Did you know it would take an average Black American family 228 years to acquire the same amount of wealth as a white one? Did you know Black Americans are the only racial group to earn less today than they did in the year 2000? And that for every $100 that a white American family has, a Black American family only has $5 and some cents? Yes, racial economic inequality is a major problem in this country. It’s time we started talking about it.
Sadly, I recently read this Yale University study that found that Americans, mostly white Americans, underestimate economic inequality between white and Black Americans. There is a profound misperception about our current racial economic equality. How are we supposed to fix the problem of racial inequality if there are such huge misunderstandings, to begin with?
Economic inequality in America didn’t start in recent years, it is deeply rooted in the fabric of this country and it’s about time that we started talking about it.
It’s a big deal. The ignorance and misperception about economic inequality have important consequences for public policy. How are these problems supposed to be fixed if the people in power — and those who voted for them — don’t know what is going on? Economic inequality in America didn’t start in recent years, though. It’s deeply rooted in the fabric of this country and if we want things to change, it’s about time that we started talking about it.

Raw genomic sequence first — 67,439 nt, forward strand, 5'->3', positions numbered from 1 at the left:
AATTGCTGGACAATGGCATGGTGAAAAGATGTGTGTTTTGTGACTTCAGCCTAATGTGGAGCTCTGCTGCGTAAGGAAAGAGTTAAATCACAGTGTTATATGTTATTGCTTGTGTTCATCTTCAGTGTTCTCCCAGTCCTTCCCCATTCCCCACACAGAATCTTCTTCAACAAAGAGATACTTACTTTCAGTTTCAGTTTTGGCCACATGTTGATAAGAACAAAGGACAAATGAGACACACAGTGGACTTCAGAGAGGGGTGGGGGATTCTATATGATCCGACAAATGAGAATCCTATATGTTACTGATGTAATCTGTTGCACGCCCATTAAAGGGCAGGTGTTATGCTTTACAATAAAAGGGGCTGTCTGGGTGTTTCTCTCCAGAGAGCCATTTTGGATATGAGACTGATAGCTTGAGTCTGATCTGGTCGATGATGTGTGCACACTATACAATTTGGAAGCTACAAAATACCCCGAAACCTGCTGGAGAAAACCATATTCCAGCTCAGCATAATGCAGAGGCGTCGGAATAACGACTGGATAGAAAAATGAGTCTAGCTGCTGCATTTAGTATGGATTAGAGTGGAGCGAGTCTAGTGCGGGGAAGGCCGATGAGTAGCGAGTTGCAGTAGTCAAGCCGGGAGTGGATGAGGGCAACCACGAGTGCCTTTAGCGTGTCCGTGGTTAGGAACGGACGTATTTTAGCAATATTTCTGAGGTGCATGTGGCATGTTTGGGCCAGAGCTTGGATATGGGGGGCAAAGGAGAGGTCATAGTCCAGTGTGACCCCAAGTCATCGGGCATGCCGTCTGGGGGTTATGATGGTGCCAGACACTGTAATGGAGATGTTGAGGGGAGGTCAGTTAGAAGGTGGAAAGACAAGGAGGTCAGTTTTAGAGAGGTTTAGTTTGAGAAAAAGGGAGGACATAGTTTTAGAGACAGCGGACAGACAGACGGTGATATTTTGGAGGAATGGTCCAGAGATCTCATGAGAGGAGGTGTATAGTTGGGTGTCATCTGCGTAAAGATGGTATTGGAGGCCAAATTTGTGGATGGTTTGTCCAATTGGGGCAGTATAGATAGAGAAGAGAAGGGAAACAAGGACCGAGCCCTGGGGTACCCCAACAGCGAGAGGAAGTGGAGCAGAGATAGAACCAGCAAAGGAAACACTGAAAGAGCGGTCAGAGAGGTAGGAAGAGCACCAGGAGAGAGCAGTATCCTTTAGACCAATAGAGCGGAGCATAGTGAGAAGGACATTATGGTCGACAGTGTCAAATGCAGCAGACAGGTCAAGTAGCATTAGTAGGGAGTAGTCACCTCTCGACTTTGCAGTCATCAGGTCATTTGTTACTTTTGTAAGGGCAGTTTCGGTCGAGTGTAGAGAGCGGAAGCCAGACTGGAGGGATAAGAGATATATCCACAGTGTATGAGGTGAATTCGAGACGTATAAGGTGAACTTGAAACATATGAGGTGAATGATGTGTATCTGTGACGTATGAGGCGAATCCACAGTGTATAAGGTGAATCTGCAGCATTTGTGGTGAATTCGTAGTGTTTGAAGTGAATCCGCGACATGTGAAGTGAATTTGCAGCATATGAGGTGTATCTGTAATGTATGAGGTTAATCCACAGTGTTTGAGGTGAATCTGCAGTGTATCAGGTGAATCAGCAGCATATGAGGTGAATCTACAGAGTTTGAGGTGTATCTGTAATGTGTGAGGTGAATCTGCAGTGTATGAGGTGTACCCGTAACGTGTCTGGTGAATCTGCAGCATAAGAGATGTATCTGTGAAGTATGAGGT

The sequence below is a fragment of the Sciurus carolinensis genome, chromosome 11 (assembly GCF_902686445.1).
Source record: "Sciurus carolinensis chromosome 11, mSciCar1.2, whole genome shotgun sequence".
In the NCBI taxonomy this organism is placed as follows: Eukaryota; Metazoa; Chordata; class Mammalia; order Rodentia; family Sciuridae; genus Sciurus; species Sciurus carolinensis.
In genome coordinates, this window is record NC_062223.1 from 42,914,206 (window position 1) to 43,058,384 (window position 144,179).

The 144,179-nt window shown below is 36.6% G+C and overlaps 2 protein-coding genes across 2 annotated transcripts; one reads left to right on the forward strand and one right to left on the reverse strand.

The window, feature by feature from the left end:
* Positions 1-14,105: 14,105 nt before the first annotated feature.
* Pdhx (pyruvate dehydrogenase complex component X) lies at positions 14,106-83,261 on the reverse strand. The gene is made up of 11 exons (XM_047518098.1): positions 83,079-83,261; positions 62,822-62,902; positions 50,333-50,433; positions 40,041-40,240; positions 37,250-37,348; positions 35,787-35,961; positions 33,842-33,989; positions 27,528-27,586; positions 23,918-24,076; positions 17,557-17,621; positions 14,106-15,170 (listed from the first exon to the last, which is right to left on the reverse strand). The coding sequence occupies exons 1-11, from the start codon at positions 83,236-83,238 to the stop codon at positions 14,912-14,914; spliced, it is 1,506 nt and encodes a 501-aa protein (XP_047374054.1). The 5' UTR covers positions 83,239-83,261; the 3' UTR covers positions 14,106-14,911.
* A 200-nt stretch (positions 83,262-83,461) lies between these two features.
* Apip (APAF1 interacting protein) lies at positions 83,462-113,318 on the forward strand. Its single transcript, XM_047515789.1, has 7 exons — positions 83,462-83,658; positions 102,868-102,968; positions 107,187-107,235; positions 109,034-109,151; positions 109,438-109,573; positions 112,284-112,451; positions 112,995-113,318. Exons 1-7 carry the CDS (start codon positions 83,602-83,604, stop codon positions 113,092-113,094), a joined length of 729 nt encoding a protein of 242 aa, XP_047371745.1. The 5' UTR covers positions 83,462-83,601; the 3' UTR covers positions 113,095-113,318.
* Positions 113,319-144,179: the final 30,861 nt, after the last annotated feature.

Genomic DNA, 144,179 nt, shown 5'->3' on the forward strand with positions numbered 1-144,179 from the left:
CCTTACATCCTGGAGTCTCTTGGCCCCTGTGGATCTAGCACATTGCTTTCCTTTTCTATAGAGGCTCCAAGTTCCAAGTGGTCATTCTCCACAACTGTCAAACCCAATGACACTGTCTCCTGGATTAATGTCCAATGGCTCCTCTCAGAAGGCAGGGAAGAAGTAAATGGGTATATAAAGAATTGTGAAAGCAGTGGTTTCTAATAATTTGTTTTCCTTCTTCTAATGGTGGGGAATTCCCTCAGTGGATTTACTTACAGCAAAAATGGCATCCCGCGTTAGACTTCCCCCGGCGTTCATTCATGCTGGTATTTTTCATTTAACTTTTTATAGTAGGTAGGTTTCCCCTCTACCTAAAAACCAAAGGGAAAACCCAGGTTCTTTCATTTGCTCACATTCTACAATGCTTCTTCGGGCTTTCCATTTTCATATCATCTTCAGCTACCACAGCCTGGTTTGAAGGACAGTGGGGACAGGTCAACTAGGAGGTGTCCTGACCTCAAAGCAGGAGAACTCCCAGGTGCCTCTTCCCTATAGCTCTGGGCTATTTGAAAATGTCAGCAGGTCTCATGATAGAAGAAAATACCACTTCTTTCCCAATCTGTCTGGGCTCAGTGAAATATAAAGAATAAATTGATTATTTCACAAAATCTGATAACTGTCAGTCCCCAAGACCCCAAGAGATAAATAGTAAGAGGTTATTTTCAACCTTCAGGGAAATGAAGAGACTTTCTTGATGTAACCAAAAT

Differences in power and opportunity between Black and white households can be traced back to this nation’s inception. In the past 100 years alone, specific laws and events come to mind. The violent massacre decimating Tulsa’s Greenwood District in 1921 and discriminatory policies such as the GI bill, the New Deal’s Fair Labor Standards Act’s exemption of domestic agricultural and service occupations, and redlining, to name a few. For centuries, wealth was taken from Black Americans before it had the opportunity to grow, thanks to these policies and practices. I’d like to talk about all of them, but there’s just so much to cover — for now, I’ll focus on redlining and how it prevents the creation of generational wealth.
What is Redlining?
Redlining started in the 1930s, and it refers to how lenders identified neighborhoods with a greater share of people deemed more likely to default on their mortgage. Redlining explicitly stated that neighborhoods with African Americans were bad.
For decades, many banks in the U.S. denied mortgages to mostly Black Americans in urban areas, preventing them from buying a home in certain neighborhoods or getting a loan to renovate their house.
As a result, Black American families were stuck in neighborhoods where disadvantages compounded. As you might know, services a neighborhood receives are correlated with home values in those neighborhoods. In other words, if you live in a wealthy neighborhood, you have access to more and better services than someone who lives in a neighborhood where home values are low. Low-quality schools and services in poor neighborhoods were a drag on upward mobility, and this only makes economic inequality worse.